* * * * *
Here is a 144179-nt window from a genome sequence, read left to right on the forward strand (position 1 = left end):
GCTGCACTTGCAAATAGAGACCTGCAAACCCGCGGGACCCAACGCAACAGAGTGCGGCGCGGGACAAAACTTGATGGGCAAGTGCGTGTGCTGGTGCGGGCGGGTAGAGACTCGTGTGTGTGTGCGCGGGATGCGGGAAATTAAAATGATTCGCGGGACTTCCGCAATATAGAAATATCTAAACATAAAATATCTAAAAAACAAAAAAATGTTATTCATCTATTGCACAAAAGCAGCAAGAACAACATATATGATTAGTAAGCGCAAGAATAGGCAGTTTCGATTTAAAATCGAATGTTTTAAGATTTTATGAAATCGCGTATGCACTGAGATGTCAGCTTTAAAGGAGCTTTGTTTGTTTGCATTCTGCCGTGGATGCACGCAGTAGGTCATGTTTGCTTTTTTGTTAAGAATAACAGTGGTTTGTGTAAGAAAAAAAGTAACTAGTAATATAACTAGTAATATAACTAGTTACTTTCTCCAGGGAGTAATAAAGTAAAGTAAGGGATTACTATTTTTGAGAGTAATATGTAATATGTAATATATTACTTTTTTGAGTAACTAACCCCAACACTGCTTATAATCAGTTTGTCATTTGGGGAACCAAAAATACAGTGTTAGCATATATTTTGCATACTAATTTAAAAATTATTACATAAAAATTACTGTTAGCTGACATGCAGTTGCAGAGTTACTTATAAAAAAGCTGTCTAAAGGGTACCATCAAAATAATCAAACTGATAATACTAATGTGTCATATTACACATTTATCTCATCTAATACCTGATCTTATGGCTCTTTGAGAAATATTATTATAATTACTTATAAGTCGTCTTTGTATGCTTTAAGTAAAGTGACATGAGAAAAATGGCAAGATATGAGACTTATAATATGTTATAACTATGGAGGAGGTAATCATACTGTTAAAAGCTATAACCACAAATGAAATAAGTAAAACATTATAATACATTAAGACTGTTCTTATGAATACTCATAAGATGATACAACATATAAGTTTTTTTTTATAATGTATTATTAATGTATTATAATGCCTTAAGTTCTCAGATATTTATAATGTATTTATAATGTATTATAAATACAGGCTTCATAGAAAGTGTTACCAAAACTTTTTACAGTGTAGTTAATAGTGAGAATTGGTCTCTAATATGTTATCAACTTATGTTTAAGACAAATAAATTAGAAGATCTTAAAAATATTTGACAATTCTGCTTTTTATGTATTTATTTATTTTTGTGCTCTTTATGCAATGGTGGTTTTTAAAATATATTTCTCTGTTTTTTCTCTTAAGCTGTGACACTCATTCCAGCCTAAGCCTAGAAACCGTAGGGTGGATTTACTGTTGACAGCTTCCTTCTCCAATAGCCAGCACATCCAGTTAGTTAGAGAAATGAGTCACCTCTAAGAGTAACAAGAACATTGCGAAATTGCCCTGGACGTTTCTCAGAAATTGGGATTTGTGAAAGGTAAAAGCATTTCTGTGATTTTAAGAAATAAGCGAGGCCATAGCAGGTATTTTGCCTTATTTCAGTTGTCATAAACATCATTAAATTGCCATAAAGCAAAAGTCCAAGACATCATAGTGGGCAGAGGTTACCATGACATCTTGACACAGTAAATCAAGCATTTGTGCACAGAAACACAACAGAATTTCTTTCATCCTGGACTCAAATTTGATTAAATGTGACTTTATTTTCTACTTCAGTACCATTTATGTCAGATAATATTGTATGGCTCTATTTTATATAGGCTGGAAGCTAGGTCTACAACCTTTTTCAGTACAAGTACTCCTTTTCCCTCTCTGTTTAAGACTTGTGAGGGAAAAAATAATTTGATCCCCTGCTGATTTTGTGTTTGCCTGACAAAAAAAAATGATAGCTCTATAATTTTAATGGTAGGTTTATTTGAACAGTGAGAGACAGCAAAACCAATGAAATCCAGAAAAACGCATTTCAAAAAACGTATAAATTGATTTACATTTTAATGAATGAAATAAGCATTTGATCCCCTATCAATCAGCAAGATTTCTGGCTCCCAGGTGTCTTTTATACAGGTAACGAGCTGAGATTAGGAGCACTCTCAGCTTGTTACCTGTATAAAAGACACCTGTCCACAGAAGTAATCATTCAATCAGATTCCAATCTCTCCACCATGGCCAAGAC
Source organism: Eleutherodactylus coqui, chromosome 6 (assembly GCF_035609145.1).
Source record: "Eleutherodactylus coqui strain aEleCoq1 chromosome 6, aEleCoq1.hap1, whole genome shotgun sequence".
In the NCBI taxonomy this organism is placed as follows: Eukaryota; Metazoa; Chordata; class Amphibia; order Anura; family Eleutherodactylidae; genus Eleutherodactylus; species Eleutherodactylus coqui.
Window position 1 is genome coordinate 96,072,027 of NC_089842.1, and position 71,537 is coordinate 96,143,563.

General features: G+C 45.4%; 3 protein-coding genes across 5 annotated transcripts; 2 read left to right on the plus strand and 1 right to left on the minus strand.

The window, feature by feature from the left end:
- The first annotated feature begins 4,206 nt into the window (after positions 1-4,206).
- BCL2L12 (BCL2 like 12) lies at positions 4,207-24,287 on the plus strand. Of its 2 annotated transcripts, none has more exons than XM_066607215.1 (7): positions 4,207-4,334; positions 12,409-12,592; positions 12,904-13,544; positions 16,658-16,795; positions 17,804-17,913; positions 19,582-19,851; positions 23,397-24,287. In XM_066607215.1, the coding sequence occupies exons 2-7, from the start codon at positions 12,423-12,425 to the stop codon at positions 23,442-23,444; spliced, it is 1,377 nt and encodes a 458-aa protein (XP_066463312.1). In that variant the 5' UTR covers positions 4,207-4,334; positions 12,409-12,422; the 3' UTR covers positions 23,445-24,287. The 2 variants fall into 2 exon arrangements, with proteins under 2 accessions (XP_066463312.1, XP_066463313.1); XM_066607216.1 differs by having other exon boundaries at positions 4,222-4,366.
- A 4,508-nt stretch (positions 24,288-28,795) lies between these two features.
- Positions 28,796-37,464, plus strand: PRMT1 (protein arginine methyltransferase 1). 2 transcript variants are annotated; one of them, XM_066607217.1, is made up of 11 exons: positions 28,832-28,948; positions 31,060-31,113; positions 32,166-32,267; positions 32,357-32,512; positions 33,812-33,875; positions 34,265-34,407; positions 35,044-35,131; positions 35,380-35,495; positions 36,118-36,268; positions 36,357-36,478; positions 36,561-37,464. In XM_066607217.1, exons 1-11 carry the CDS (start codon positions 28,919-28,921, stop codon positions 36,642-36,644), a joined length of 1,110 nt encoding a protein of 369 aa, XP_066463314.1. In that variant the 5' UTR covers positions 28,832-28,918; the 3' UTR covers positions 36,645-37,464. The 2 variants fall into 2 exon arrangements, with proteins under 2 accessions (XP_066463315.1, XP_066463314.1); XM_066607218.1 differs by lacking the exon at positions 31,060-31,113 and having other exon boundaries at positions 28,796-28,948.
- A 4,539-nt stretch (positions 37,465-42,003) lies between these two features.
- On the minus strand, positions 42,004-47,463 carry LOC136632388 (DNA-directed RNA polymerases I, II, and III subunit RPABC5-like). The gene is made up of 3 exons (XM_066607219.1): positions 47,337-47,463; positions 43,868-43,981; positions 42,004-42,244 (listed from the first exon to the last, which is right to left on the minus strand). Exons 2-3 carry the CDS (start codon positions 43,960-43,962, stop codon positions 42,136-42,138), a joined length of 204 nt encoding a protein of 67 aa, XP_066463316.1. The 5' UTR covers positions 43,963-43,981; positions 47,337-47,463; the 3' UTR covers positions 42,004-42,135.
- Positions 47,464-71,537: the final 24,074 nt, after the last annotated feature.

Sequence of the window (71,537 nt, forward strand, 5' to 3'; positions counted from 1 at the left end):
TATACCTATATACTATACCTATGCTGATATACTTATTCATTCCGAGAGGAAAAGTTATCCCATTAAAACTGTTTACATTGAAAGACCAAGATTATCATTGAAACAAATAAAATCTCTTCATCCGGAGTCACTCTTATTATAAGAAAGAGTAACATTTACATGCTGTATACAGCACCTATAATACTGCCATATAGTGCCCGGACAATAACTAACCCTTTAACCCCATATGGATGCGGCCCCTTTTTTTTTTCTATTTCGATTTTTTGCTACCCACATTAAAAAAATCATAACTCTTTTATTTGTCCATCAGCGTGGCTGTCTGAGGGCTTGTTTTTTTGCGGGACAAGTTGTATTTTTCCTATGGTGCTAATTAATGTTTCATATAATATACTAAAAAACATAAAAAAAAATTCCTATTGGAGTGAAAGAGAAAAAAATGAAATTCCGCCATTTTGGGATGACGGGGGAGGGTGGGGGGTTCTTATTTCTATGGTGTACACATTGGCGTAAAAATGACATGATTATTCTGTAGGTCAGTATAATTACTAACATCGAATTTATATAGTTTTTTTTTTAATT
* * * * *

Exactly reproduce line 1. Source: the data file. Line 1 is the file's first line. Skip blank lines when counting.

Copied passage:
Here is a 144179-nt window from a genome sequence, read left to right on the forward strand (position 1 = left end):